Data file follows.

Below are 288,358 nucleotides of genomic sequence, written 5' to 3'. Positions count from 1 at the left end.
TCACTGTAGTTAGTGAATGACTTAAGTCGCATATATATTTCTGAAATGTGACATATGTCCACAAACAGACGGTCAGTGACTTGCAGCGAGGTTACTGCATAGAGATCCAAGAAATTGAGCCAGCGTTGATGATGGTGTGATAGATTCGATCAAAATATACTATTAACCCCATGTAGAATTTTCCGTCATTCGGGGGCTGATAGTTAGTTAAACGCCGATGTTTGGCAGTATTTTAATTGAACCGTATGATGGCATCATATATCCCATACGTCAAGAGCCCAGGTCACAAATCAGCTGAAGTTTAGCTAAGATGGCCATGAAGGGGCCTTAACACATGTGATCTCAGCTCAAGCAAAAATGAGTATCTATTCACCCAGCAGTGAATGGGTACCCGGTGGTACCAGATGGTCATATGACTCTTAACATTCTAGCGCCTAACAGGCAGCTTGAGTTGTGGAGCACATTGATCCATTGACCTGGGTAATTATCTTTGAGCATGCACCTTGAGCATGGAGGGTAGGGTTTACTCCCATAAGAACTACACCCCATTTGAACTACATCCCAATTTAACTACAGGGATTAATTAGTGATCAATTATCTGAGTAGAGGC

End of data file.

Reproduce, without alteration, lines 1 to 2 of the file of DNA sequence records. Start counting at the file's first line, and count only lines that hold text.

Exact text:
Below are 288,358 nucleotides of genomic sequence, written 5' to 3'. Positions count from 1 at the left end.
TCACTGTAGTTAGTGAATGACTTAAGTCGCATATATATTTCTGAAATGTGACATATGTCCACAAACAGACGGTCAGTGACTTGCAGCGAGGTTACTGCATAGAGATCCAAGAAATTGAGCCAGCGTTGATGATGGTGTGATAGATTCGATCAAAATATACTATTAACCCCATGTAGAATTTTCCGTCATTCGGGGGCTGATAGTTAGTTAAACGCCGATGTTTGGCAGTATTTTAATTGAACCGTATGATGGCATCATATATCCCATACGTCAAGAGCCCAGGTCACAAATCAGCTGAAGTTTAGCTAAGATGGCCATGAAGGGGCCTTAACACATGTGATCTCAGCTCAAGCAAAAATGAGTATCTATTCACCCAGCAGTGAATGGGTACCCGGTGGTACCAGATGGTCATATGACTCTTAACATTCTAGCGCCTAACAGGCAGCTTGAGTTGTGGAGCACATTGATCCATTGACCTGGGTAATTATCTTTGAGCATGCACCTTGAGCATGGAGGGTAGGGTTTACTCCCATAAGAACTACACCCCATTTGAACTACATCCCAATTTAACTACAGGGATTAATTAGTGATCAATTATCTGAGTAGAGGC